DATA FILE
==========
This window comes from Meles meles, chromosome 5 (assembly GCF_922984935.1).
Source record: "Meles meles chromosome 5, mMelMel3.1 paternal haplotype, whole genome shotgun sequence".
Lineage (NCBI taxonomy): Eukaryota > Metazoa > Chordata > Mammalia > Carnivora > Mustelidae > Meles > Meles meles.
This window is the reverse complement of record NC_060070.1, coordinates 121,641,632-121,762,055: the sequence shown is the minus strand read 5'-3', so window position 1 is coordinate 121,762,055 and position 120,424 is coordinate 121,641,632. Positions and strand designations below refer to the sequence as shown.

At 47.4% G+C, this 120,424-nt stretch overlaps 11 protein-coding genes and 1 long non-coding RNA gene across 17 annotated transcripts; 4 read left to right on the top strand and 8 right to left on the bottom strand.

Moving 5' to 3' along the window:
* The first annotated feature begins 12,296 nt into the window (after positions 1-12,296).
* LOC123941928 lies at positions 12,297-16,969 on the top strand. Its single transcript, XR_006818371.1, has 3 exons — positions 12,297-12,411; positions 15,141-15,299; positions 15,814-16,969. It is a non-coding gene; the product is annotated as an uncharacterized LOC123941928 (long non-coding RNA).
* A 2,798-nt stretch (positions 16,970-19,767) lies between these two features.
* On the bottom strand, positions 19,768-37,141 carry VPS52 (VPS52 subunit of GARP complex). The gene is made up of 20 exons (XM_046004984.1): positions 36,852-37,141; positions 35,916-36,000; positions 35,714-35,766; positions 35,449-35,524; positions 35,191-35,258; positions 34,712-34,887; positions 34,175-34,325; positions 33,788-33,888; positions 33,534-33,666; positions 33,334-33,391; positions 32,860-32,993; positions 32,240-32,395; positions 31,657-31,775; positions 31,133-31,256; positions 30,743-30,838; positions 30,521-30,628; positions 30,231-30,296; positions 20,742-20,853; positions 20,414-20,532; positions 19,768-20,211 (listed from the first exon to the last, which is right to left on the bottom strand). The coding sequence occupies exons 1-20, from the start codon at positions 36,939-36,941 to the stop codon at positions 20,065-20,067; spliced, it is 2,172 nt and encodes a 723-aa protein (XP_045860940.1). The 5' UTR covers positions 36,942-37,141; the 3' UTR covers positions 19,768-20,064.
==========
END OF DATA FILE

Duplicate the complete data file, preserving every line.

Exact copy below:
This window comes from Meles meles, chromosome 5 (assembly GCF_922984935.1).
Source record: "Meles meles chromosome 5, mMelMel3.1 paternal haplotype, whole genome shotgun sequence".
Lineage (NCBI taxonomy): Eukaryota > Metazoa > Chordata > Mammalia > Carnivora > Mustelidae > Meles > Meles meles.
This window is the reverse complement of record NC_060070.1, coordinates 121,641,632-121,762,055: the sequence shown is the minus strand read 5'-3', so window position 1 is coordinate 121,762,055 and position 120,424 is coordinate 121,641,632. Positions and strand designations below refer to the sequence as shown.

At 47.4% G+C, this 120,424-nt stretch overlaps 11 protein-coding genes and 1 long non-coding RNA gene across 17 annotated transcripts; 4 read left to right on the top strand and 8 right to left on the bottom strand.

Moving 5' to 3' along the window:
* The first annotated feature begins 12,296 nt into the window (after positions 1-12,296).
* LOC123941928 lies at positions 12,297-16,969 on the top strand. Its single transcript, XR_006818371.1, has 3 exons — positions 12,297-12,411; positions 15,141-15,299; positions 15,814-16,969. It is a non-coding gene; the product is annotated as an uncharacterized LOC123941928 (long non-coding RNA).
* A 2,798-nt stretch (positions 16,970-19,767) lies between these two features.
* On the bottom strand, positions 19,768-37,141 carry VPS52 (VPS52 subunit of GARP complex). The gene is made up of 20 exons (XM_046004984.1): positions 36,852-37,141; positions 35,916-36,000; positions 35,714-35,766; positions 35,449-35,524; positions 35,191-35,258; positions 34,712-34,887; positions 34,175-34,325; positions 33,788-33,888; positions 33,534-33,666; positions 33,334-33,391; positions 32,860-32,993; positions 32,240-32,395; positions 31,657-31,775; positions 31,133-31,256; positions 30,743-30,838; positions 30,521-30,628; positions 30,231-30,296; positions 20,742-20,853; positions 20,414-20,532; positions 19,768-20,211 (listed from the first exon to the last, which is right to left on the bottom strand). The coding sequence occupies exons 1-20, from the start codon at positions 36,939-36,941 to the stop codon at positions 20,065-20,067; spliced, it is 2,172 nt and encodes a 723-aa protein (XP_045860940.1). The 5' UTR covers positions 36,942-37,141; the 3' UTR covers positions 19,768-20,064.